The revolutionary act that came in 2005 has pulled more than its fair share of weight

MPs may complain but these five RTI cases show why information is power in India PTI
news Activism Saturday, April 30, 2016 - 17:05

Anyone listening to MPs complain in Parliament about the Right to Information (RTI) Act recently might wonder why this frivolous law exists. After all, when Samajwadi Party MP, Naresh Agarwal said the RTI was being misused, he found much support in the Rajya Sabha with NCP member Praful Patel saying the Act had destroyed all objectivity since bureaucrats only wondered “what will come out under the RTI. And Congress MP Rajeev Shukla hinted that RTI activists are making money off of the Act.

Even the government, on its part, agreed to look into the concerns raised about the misuse of RTI.

But this seems another example of wanting to throw the baby out with the bathwater, as even a casual peek at recent history suggests the revolutionary act that came in 2005 has pulled more than its fair share of weight. Here are just some of the biggest examples of the RTI being put to great use:

Adarsh Scam:

The 31-storey Adarsh Housing Society in Colaba, Mumbai was originally supposed to be a 6-storey building for war widows and heroes of the 1999 Kargil War. RTI applications filed by activists Simpreet Singh and Yogacharya Anandji brought to light how bureaucrats, politicians and military officials had flouted rules and acquired flats in the building below markets rates. The revelations ended with then Maharashtra Chief Minister Ashok Chavan having to resign and on Friday the Bombay High Court ordered the demolition of the building.

Public Distribution Scam in Assam:

Krishak Mukti Sangram Samiti, a non-governmental organisation based in Assam, filed an RTI request in 2007 that revealed irregularities in the distribution of food meant for people below poverty line. The RTI resulted in the allegations being probed and several government officials being arrested.   

Commonwealth Games:

The Commonwealth Games scam or the CWG scam that left the Indian government red-faced was riddled with misappropriation of funds and corruption charges. An RTI filed by a non-profit organisation called Housing and Land Rights Networks revealed how Rs 744 crore from social welfare projects for Dalits had been diverted to the Commonwealth Games from 2005-2006 to 2010-2011.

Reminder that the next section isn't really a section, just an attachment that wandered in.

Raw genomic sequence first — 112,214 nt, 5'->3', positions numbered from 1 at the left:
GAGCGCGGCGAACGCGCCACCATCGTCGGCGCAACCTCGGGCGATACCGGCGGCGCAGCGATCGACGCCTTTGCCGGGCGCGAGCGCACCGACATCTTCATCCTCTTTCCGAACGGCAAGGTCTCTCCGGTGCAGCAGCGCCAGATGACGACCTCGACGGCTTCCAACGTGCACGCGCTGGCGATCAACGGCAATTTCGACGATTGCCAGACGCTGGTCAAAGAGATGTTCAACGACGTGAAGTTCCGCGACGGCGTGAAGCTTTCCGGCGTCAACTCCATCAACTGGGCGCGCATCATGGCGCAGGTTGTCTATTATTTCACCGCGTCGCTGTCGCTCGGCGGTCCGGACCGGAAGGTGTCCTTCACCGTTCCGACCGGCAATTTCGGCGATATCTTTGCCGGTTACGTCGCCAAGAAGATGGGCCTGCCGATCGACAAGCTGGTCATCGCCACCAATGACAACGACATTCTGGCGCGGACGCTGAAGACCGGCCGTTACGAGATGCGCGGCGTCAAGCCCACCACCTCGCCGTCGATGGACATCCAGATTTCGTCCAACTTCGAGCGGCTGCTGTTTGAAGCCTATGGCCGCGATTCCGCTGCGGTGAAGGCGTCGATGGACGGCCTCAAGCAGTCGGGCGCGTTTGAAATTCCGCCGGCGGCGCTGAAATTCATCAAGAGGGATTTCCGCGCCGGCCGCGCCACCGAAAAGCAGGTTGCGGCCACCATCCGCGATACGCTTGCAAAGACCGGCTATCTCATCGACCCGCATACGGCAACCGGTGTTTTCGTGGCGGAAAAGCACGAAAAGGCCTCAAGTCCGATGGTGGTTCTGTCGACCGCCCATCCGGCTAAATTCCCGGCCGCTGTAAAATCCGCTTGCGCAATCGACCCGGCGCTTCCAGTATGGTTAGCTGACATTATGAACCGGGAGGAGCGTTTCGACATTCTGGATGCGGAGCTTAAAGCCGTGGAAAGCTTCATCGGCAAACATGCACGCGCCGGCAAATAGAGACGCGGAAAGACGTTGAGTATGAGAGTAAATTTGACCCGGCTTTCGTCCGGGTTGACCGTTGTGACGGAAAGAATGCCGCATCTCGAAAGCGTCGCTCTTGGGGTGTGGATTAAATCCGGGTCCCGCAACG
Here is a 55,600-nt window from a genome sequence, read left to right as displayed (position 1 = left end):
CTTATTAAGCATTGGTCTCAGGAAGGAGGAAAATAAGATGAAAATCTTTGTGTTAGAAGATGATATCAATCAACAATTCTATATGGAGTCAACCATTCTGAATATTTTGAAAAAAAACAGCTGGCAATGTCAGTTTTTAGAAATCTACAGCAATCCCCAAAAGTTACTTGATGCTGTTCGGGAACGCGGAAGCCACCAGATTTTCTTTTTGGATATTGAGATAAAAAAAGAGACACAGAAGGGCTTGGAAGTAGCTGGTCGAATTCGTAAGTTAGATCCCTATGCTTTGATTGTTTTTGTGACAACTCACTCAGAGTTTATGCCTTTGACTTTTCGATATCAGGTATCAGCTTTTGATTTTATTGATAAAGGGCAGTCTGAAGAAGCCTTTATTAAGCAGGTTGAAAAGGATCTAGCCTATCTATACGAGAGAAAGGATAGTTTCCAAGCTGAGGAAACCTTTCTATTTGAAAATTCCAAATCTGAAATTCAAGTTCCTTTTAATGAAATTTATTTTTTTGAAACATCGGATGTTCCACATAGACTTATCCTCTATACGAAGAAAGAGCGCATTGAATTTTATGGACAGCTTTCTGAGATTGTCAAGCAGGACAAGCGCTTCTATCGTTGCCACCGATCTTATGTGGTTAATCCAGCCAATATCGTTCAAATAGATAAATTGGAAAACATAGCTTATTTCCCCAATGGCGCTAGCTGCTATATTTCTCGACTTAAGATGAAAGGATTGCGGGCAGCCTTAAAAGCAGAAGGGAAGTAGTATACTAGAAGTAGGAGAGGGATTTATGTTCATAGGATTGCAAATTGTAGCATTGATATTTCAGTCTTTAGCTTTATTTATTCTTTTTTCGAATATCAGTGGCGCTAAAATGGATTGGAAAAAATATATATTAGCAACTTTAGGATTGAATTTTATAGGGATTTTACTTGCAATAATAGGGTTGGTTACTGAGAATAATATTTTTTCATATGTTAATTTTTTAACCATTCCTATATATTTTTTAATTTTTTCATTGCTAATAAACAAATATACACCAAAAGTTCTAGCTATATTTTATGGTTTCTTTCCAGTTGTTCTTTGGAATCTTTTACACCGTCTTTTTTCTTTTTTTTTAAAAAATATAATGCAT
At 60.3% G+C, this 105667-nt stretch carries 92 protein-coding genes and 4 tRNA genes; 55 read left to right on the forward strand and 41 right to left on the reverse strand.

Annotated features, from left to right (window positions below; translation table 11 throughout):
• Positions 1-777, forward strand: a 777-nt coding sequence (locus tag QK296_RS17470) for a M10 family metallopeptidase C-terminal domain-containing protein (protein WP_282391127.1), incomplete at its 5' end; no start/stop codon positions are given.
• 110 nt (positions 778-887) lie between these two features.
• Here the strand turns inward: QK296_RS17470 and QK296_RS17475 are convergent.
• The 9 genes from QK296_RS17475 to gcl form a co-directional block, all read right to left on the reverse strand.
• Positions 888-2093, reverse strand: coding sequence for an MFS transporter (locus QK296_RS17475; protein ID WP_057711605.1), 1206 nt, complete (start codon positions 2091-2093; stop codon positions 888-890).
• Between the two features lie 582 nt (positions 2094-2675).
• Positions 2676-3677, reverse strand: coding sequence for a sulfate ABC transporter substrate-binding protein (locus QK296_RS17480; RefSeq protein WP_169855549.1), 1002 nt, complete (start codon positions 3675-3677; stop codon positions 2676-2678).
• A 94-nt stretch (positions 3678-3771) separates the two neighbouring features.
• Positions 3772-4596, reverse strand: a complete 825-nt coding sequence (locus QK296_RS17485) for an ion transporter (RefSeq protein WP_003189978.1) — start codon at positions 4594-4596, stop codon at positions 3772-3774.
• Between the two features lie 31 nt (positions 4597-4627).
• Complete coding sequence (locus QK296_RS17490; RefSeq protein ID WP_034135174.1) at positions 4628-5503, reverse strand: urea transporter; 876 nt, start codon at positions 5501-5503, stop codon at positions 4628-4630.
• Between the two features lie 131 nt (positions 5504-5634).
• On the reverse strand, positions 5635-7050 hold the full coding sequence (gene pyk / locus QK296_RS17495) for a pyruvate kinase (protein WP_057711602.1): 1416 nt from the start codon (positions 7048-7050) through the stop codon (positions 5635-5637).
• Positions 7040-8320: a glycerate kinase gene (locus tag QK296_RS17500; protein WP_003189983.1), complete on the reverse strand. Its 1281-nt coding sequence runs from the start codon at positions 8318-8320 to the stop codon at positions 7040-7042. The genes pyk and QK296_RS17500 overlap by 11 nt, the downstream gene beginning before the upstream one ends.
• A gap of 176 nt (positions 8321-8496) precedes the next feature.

Government Primary School Scholarship:

When NCP Minister Praful Patel mocked the RTI act by saying that any “chaiwala” and “paanwadi” can ask for any information these days, he didn’t seem to have reckoned with cases like that of Manoj from Vailpoor, a village in Nizamabad district from Telangana, into account. Manoj, a beedi worker’s son and a grade 4 student, decided to find out why 15 students studying in the Government Primary School in the area weren’t receiving the promised scholarship amount form the Labour welfare department for the academic year 2011-12. Manoj’s RTI application got 10 children their scholarships.

IIM’s Admission Criteria:

A visually-impaired girl Vaishnavi Kasturi was denied a seat in the Indian Institute of Management, Bangalore in 2007 even after scoring well in the entrance examination. Kasturi filed an RTI application to find out their selection process. The RTI application revealed that the entrance mattered little as compared to Class X and XII results.   

Elaborating on why India needs the RTI, journalist and RTI activist Ritu Goyal said “When you file an RTI you get documents with the ‘notings’ of officers on the side which sometimes are more telling than the document itself and makes the bureaucrat directly responsible. This could be one of the reasons why politicians and bureaucrats are running scared,” she further added.

According to Goyal, not only has RTI made information accessible to the public but since its introduction government departments have started putting out information online on websites to avoid getting RTI applications. Thus the Act has brought far more information into the public domain that have emerged directly from RTI queries.

Indeed, the success of the RTI is visible from the extent of violence that has turned against activists. Talking about how the government should be working towards protecting RTI activists and journalists, Dr KV Babu, a physician and RTI activist from Kannur, said “We as RTI activists are very scared. Just two months ago there was a case in Mangalore where an RTI activist was killed in broad day light. The RTI Act doesn’t have a provision to keep the applicants name a secret. RTI activists should be looked at as whistleblowers and should be protected.”

As for those who look at filing RTI applications as a money-making activity, Gangadhar Patil, a journalist who has filed around 3000 RTI applications said, “It is true that people misuse the Act but screwdrivers and knifes are also used to kill people but that doesn’t mean we stop manufacturing them. Similarly, just because of some people who are misusing the Act we shouldn’t punish others who are using it for genuine reasons.”

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